Do you have mentors ? How do you find them?


I just wondering, do you have mentors when doing startup? And how do you find them?

I read a book titled "One Minute Entrepreneurship", it said that a person won't offer to be our mentor, but we need to ask them to become our mentor. What do you think ?

To be honest, If a person is a successful person, he/she must be quite busy, is it possible if they want to become our mentor ?


asked Jul 2 '11 at 00:08
123 points

3 Answers


Good mentors don't have the time but they are usually willing to make the time under appropriate conditions.

Search this site (top right) for 'mentor'. There's some really good answers to past questions on this topic.

answered Jul 2 '11 at 01:57
Keith De Long
5,091 points


It depends. On the whole you're right mentors are busy people. On the other hand, one of the inclinations of Entrepreneurs who are successful is to help other entrepreneurs. For instance, a couple of months ago I saw Mitch Kapor not only sit on a panel and answer questions, but stay afterwards and answer questions from tens of people.

And the answers or this site are themselves a form of mentorship.

To improve your chances of finding a mentor, you need to demonstrate that you are serious about what you're doing and you're respectful of their time. You should never ask a mentor about something that you can figure out on your own by looking it up on Google.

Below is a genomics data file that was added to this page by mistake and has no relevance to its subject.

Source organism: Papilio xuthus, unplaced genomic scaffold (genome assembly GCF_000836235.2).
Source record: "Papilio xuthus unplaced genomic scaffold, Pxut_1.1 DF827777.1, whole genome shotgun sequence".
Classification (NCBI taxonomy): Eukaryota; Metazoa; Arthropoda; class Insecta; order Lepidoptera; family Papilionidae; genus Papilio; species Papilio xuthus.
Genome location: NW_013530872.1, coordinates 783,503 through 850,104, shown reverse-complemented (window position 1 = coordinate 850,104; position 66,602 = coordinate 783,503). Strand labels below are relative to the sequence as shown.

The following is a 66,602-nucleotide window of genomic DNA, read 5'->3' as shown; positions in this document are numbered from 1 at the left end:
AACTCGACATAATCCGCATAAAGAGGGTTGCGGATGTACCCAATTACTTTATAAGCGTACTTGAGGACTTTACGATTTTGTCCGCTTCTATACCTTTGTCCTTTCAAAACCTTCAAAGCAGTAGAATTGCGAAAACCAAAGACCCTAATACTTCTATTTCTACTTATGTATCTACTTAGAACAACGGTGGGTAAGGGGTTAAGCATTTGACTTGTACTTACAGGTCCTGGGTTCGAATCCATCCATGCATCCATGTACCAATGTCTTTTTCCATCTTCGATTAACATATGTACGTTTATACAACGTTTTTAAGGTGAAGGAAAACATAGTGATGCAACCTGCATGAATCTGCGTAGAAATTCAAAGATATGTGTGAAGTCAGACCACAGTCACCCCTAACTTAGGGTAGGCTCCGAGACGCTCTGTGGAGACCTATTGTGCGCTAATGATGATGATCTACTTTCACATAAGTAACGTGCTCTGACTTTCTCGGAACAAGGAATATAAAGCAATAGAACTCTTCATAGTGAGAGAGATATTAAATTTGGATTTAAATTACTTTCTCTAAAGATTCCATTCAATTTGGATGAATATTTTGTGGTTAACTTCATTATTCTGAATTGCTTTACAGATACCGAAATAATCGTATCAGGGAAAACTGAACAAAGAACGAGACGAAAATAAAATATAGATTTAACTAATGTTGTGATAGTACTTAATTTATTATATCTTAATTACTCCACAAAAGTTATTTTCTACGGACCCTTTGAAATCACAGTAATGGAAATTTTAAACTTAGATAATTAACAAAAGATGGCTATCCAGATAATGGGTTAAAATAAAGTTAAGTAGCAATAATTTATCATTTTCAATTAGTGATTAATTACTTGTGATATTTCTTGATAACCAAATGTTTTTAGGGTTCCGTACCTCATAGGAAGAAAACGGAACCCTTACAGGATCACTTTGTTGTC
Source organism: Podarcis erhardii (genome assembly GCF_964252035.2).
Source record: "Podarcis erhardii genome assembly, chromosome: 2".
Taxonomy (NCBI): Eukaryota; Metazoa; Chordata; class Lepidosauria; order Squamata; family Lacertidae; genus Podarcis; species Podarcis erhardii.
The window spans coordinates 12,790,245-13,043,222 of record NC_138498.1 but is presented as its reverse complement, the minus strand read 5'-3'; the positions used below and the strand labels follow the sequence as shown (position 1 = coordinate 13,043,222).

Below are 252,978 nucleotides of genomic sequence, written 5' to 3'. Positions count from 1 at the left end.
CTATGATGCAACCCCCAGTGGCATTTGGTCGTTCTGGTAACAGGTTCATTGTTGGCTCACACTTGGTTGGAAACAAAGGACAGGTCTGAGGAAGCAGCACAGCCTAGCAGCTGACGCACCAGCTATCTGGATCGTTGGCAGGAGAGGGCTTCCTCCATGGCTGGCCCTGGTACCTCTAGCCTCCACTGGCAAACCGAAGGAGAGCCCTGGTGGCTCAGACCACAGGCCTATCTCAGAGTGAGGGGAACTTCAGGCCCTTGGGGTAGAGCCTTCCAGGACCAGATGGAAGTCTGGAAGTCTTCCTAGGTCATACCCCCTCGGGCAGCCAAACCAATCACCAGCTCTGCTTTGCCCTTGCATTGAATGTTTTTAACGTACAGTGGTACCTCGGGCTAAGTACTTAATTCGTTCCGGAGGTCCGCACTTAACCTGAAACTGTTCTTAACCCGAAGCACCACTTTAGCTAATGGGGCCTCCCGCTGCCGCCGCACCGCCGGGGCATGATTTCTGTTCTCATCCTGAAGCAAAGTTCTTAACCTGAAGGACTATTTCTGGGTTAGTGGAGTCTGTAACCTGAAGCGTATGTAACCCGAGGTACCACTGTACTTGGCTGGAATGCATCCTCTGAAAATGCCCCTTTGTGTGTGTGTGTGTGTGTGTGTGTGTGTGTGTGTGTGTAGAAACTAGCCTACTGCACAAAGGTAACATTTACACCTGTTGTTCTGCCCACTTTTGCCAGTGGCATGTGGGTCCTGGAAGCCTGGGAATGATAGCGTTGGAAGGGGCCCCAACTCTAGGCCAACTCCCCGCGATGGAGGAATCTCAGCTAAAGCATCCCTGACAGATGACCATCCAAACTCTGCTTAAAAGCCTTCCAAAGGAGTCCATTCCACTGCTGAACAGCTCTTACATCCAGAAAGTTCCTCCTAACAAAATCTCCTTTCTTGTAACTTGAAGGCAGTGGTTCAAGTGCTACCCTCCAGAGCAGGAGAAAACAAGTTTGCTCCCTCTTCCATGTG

answered Jul 2 '11 at 03:29
1,833 points


Don't just look for "mentors". Actually, look for mentors after peers.

One of the greatest (and easier) things I've ever done is establish a small group of like peers that meets regularly once a month, with the expressed purpose of experience sharing. Find up to 7-9 people in a company of similar size and age, but not necessarily in the same industry or market. What one person has solved will soon be your own issue, and vice versa. You can find these through contacts, LinkedIn groups (either established or start your own), and attending local seminars and meetings.

Mentors solved it all... a (possibly long) time ago. Peers have recently solved or are solving it now... but maybe incorrectly. Pick your poison! :)

PS: The reason the peering approach is much easier and more available is that the win-win is mutual and the same.

answered Jul 2 '11 at 03:43
1,383 points

Your Answer

  • Bold
  • Italic
  • • Bullets
  • 1. Numbers
  • Quote
Not the answer you're looking for? Ask your own question or browse other questions in these topics: